An employer may not use employment tests or criteria that tend to screen out qualified individuals with disabilities unless the tests or criteria relate to an essential function of the job. In addition, an employer must select and administer employment tests in a manner that ensures the tests accurately reflect the skill or aptitude of the applicant or employee, and not that person's disability. If the employer knows of an applicant's disability, the employer must make reasonable testing accommodations for the applicant, which may include waiving an employment test or a portion of a test or providing an alternative test or evaluation.
Medical Examinations and Inquiries
An employer may not conduct pre-employment medical examinations or inquiries of a job applicant to determine if the applicant has a disability, although an employer may make certain pre-employment inquiries concerning the applicant's ability to perform job-related functions and may, with some limitations, ask an applicant with a disability how he or she would perform these functions.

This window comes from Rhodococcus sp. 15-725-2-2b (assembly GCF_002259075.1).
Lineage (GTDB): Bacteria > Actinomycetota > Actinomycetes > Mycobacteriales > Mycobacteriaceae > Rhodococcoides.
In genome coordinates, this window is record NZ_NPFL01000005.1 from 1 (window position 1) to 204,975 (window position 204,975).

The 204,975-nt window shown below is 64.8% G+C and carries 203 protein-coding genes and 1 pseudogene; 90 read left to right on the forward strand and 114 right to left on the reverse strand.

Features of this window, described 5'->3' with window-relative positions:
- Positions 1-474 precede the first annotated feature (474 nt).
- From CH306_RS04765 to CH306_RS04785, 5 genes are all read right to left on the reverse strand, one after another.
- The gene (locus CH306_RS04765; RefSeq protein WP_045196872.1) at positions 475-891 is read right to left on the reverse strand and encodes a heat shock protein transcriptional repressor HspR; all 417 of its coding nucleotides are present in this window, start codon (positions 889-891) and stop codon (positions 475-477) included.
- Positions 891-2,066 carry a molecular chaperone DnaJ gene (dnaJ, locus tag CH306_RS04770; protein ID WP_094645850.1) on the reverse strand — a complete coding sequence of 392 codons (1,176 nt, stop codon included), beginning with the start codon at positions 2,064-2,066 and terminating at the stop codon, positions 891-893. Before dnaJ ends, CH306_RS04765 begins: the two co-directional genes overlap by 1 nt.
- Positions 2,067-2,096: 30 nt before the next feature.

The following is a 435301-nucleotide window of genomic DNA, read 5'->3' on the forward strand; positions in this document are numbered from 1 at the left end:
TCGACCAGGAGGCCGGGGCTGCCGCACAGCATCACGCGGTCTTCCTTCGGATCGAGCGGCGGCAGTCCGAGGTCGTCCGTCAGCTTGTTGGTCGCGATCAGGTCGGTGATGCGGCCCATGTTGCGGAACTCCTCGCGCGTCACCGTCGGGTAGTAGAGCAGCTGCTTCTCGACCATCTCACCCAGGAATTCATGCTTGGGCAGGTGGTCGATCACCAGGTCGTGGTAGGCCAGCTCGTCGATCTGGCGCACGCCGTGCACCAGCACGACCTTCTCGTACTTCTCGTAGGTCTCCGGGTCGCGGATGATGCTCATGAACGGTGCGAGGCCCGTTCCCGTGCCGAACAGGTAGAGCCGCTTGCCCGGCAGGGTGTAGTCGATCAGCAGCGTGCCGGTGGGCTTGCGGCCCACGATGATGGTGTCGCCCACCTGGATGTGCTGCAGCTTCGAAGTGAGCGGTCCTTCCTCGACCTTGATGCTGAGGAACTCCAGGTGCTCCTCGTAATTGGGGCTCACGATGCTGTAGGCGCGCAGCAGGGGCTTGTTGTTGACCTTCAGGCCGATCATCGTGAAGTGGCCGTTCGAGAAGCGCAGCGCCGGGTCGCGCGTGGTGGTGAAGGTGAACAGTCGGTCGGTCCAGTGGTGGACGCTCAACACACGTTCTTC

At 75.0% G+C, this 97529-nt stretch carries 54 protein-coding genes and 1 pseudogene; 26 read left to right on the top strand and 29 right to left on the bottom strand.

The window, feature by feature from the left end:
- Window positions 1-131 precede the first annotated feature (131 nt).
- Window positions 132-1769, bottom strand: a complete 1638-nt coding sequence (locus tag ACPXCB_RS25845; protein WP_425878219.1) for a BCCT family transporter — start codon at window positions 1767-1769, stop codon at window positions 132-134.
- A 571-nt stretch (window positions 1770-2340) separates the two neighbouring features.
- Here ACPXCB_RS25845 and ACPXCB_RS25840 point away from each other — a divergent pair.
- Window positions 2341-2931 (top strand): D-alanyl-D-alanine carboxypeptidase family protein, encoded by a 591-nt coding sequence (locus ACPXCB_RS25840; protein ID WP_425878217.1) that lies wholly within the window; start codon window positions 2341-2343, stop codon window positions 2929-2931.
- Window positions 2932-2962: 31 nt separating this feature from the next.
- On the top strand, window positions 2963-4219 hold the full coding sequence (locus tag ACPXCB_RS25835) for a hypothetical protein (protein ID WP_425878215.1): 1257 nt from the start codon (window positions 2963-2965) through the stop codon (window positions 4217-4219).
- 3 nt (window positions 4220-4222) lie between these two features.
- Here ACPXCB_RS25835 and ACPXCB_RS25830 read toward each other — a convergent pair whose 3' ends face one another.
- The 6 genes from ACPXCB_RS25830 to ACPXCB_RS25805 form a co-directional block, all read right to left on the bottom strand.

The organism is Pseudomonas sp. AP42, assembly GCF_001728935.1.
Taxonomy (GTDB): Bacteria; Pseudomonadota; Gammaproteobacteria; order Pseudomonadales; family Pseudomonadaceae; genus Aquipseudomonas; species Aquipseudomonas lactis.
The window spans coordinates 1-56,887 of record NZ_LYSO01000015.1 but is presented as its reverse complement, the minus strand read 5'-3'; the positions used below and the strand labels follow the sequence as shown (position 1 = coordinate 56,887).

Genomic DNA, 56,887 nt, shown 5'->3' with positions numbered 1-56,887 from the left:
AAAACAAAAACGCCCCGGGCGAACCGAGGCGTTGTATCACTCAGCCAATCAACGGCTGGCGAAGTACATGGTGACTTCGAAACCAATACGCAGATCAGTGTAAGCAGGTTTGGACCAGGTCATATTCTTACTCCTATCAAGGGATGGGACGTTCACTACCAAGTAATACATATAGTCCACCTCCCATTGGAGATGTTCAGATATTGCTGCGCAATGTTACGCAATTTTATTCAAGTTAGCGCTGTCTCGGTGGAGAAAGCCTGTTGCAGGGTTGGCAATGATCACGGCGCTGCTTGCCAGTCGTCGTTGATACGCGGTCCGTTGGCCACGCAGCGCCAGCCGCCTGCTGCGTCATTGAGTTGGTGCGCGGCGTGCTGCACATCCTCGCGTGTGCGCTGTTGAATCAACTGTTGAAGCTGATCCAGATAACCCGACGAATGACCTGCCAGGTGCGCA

Because the issue of employment examinations and inquiries is complex, please consult the Equal Employment Opportunity Commission's Enforcement Guidance under the ADA and contact the Office of General Counsel or Campus Legal Counsel with any questions.
All records that are maintained or collected in regard to an individual’s disability (such as confidential medical documentation, notes, documents or correspondence regarding the individual’s job functions, essential duties and reasonable accommodation) must be kept in a file separate from the general personnel files. Any information relating to an employee’s disability and any reasonable accommodation(s) is strictly confidential and should not be disclosed to or discussed with anyone other than pertinent administrators with a legitimate interest in the individual’s employment. You should not disclose information in this confidential file to anyone other than the disabled employee without the approval of the Office of General Counsel or Campus Legal Counsel.